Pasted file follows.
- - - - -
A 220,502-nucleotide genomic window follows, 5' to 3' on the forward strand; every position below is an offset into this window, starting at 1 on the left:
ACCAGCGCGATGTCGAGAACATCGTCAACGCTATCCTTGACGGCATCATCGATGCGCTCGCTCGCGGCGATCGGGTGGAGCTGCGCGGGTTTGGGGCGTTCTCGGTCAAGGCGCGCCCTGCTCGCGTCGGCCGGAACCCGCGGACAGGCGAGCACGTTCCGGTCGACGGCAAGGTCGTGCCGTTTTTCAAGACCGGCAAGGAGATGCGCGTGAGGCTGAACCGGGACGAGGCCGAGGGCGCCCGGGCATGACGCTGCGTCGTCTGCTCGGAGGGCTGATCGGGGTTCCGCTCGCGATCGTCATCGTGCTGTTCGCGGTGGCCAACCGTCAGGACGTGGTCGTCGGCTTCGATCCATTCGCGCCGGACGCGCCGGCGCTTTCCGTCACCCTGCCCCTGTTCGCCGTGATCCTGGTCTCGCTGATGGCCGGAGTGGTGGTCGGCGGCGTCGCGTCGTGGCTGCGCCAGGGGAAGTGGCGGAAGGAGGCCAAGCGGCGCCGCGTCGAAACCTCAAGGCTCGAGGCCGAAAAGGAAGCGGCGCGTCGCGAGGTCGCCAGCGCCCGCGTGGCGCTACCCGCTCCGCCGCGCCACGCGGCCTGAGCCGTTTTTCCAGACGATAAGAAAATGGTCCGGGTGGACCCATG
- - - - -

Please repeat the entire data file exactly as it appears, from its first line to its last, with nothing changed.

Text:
A 220,502-nucleotide genomic window follows, 5' to 3' on the forward strand; every position below is an offset into this window, starting at 1 on the left:
ACCAGCGCGATGTCGAGAACATCGTCAACGCTATCCTTGACGGCATCATCGATGCGCTCGCTCGCGGCGATCGGGTGGAGCTGCGCGGGTTTGGGGCGTTCTCGGTCAAGGCGCGCCCTGCTCGCGTCGGCCGGAACCCGCGGACAGGCGAGCACGTTCCGGTCGACGGCAAGGTCGTGCCGTTTTTCAAGACCGGCAAGGAGATGCGCGTGAGGCTGAACCGGGACGAGGCCGAGGGCGCCCGGGCATGACGCTGCGTCGTCTGCTCGGAGGGCTGATCGGGGTTCCGCTCGCGATCGTCATCGTGCTGTTCGCGGTGGCCAACCGTCAGGACGTGGTCGTCGGCTTCGATCCATTCGCGCCGGACGCGCCGGCGCTTTCCGTCACCCTGCCCCTGTTCGCCGTGATCCTGGTCTCGCTGATGGCCGGAGTGGTGGTCGGCGGCGTCGCGTCGTGGCTGCGCCAGGGGAAGTGGCGGAAGGAGGCCAAGCGGCGCCGCGTCGAAACCTCAAGGCTCGAGGCCGAAAAGGAAGCGGCGCGTCGCGAGGTCGCCAGCGCCCGCGTGGCGCTACCCGCTCCGCCGCGCCACGCGGCCTGAGCCGTTTTTCCAGACGATAAGAAAATGGTCCGGGTGGACCCATG